I have accumulated a number of new photos from expert scuba diver and underwater photographer Melinda Riger that demonstrate this phenomenon. A big fish with a normally voracious appetite will patiently wait while gobies and other small fry go about their work. This often involves actually entering the mouth of the (as it must seem to them) monster to pick the insides and the teeth clean. There is an extraordinary understanding and trust between the species that means during the operation, the little fish are perfectly safe. Here are some examples, of which the very recent header image of a grouper named Arnold is quite outstanding.

Tiger Grouper + cleaner goby ©Melinda Riger @ G B Scuba copyGrouper, Black at cleaning station ©Melinda Riger @G B Scuba copy Tiger Grouper at cleaning station ©Melinda Riger @ G B Scuba copy Tiger Grouper being cleaned ©Melinda Riger @G B Scuba copy

It is not just gobies that attend the fish. Various species of shrimp also volunteer for the job.

Tiger Grouper with cleaning shrimps and goby ©Melinda Riger @ G B Scuba copy Grouper being cleaned ©Melinda Riger @ GB Scuba copy

Groupers are not the only species to make use of cleaning stations. Here is a dog snapper at the same cleaning station as the grouper in the header image. Below is a stingray being attended to.

Dog Snapper at cleaning station ©Melinda Riger @ G B Scuba copy

Southern Stingray with cleaning gobiesStingray, Southern with cleaning gobies ©Melinda Riger @ G B Scuba copy

GRAMMATICAL DIGRESSION There is this ‘thing’ about the correct use of the words ‘fish’ and ‘fishes’ in the plural form. The basic principle is simple: ‘fish’ where you are referring to several of the same species; ‘fishes’ where more than one species is involved. I don’t care. My policy is to use ‘fish’ as the plural on all occasions, so I don’t have to think about it. Pedants, look away now.

RELATED POSTS

TAKEN TO THE CLEANERS

BANDED CORAL (‘CLEANER’) SHRIMP

TIGER GROUPER

BLACK GROUPER

All photos: Melinda Riger, Grand Bahama Scuba

‘BAHAMAS SHRIMPING’: BANDED CORAL SHRIMPS


Banded Coral Shrimp ©Melinda Riger @ G B Scuba copy 2

‘BAHAMAS SHRIMPING’: BANDED CORAL SHRIMPS

The Banded Coral Shrimp Stenopus hispidus is also known as the banded cleaner shrimp because it cleans other fish (see TAKEN TO THE CLEANERS); and ‘boxing shrimp’ because its stance and the large pincers on the third set of legs give the creature the appearance of a boxer ready to fight.

Banded Coral Shrimp Stenopus hispidus (Johan Fredriksson) a

These shrimps are widely distributed in tropical and sub-tropical waters around the world where coral reefs are found. Their striking colour scheme makes them instantly recognisable.

Banded Coral Shrimp (Alexander Vasenin) a

BANDED CORAL SHRIMP ON STAR CORAL AT NIGHTBanded Coral Shrimp on Star Coral (night) - LASZLO ILYES

 BANDED CORAL SHRIMPS: 10 FACTS TO BANDY ABOUT

  • BCSs are decapods, having 5 matching pairs of legs / claws on each side
  • They can be found as deep as 200 metres in the ocean
  • They are also found in aquaria, but need careful management because…
  • They are generally aggressive to other BCSs & shrimps in the same tank and
  • They need room for their long legs and antennae to move freely around
  • However, rather sweetly, they are monogamous and do not eat their partners
  • Diet-wise they are omnivore carnivore scavengers
  • They are said to be amusing to watch as they rush round a tank after food
  • Not a good shrimp to breed: the larvae get stuck in the filtration or get eaten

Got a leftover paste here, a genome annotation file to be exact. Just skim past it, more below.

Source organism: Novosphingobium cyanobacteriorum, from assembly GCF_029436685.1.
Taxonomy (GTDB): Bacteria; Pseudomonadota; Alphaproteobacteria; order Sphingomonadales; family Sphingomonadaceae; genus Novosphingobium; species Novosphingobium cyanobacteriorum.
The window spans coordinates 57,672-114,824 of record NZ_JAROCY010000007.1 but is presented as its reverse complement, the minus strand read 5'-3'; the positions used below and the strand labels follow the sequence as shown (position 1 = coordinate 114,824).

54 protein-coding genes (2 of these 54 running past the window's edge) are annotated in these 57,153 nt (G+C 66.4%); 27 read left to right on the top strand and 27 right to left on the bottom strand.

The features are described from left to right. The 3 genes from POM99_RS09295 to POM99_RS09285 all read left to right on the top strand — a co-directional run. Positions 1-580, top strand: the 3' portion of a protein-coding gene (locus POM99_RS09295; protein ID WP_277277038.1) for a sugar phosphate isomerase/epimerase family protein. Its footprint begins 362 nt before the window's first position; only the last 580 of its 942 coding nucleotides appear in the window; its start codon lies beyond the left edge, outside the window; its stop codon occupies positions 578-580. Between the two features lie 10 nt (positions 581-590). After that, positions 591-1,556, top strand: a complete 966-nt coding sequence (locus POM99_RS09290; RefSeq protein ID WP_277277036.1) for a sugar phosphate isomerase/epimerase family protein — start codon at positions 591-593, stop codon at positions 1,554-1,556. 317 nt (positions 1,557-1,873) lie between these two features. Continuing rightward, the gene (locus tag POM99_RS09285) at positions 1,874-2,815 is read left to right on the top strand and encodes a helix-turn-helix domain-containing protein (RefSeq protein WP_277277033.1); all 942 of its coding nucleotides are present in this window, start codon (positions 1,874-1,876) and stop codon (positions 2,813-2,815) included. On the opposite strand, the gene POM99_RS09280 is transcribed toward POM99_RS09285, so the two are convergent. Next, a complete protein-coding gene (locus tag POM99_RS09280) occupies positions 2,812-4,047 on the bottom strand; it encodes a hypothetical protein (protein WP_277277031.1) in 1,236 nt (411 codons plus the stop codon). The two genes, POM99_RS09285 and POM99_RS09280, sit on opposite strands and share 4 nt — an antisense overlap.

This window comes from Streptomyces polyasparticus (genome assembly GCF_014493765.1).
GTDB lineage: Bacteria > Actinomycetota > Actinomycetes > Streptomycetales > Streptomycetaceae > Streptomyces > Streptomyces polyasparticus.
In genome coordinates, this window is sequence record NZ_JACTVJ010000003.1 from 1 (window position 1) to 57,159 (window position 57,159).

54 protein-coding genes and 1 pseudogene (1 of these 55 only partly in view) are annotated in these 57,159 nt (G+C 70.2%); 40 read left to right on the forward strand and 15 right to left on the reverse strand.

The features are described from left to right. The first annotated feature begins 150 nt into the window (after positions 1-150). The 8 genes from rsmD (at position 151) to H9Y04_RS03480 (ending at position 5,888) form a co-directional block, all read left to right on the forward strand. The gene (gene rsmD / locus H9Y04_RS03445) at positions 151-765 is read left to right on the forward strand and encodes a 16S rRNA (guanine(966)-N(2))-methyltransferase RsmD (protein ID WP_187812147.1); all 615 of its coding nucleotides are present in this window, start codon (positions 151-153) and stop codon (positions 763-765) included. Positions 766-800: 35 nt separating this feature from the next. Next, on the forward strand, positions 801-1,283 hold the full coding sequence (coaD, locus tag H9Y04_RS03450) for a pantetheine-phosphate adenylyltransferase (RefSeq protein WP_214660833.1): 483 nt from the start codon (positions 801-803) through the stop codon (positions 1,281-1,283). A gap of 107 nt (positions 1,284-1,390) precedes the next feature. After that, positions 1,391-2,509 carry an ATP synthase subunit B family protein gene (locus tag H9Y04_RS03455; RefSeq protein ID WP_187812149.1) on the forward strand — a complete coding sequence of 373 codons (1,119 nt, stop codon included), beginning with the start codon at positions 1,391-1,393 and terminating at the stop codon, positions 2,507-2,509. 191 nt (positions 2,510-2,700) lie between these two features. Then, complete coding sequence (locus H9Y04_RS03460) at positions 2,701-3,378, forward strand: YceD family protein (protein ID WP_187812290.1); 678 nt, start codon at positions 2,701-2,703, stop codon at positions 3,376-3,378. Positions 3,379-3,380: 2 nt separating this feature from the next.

• In the sea, they act as ‘cleaner’ fish to larger fish species (see below)

Banded Coral Shrimp ©Melinda Riger @ G B Scuba Banded Coral Shrimp (+ Moray Tail) ©Melinda Riger @ G B Scuba copy

In its capacity as a cleaner shrimp, the BCS solicits passing fish by slowly waving its long, white antennae. It then uses its three pairs of claws to remove parasites, fungi and damaged tissue from the fish. See the video example below.

A Banded Coral Shrimp (Stenopus hispidus).

BANDED CORAL SHRIMP CLEANING A PASSING YELLOW TANG

BANDED CORAL SHRIMPS IN A VASE SPONGE

Credits: Melinda Riger (Grand Bahama Scuba); Johan Fredriksson; Alexander Vasenin; Laszlo Ilyesr; R. Ling; LiveAquaria, Fishlore [nb not all pics are from the Bahamas, but the BCS is the same the world over…]

‘TAKEN TO THE CLEANERS’: REEF FISH & CLEANING STATIONS


Goby (Cleaning) © Melinda Riger @ G B Scuba copy

Cleaning Goby (Melinda Riger)

‘TAKEN TO THE CLEANERS’: REEF FISH & CLEANING STATIONS

A cleaning station is a place where fish and and other aquatic life congregate to be cleaned. This involves the removal of parasites both externally and internally, and is be performed by various creatures including, on the coral reefs of the Bahamas, cleaner shrimps and various species of cleaning fish such as wrasses and gobies. The process conveniently benefits both the cleaned and the cleaner.

Tiger Grouper being cleaned by Cleaner ShrimpsGrouper being cleaned ©Melinda Riger @ GB Scuba copy

Blue Parrotfish being cleaned (or tickled, from its expression) by a Cleaner Shrimp Blue Parrot Fish & Peterson Cleaner Shrimp ©Melinda Riger @ G B Scuba copy

  Black Grouper being cleaned by gobies – note the ones in its mouth Grouper at cleaning station ©Melinda Riger @ G B Scuba copy

Black Grouper at a Cleaning Station with gobies. Note the hook and line… Grouper, Black, at cleaning station (+ hook) ©Melinda Riger @ GB Scuba copy

Tiger Grouper being cleaned by GobiesTiger Grouper being cleaned ©Melinda Riger @G B Scuba copy

Gobies checking a hand for parasites….Cleaning Gobies copy

When a fish approaches a cleaning station it will open its mouth wide or position its body in such a way as to signal that it needs cleaning. The cleaner fish will then remove and eat the parasites from the skin, even swimming into the mouth and gills of the fish being cleaned.

“Clean me!” An amazing view of a Tiger Grouper at a CleaningStation with its gills wide openGrouper, Tiger - gills open at cleaning station ©Melinda Riger @GB Scuba copy

Grouper at a cleaning station over a spongeSponge : Fish Cleaning Station ©Melinda Riger @ G B Scuba copy

Remora clinging to a shark. For more on this unusual symbiotic relationship, click HERE383586_510314062323321_1002533913_n copy

 All photos: Melinda Riger of Grand Bahama Scuba, with thanks as ever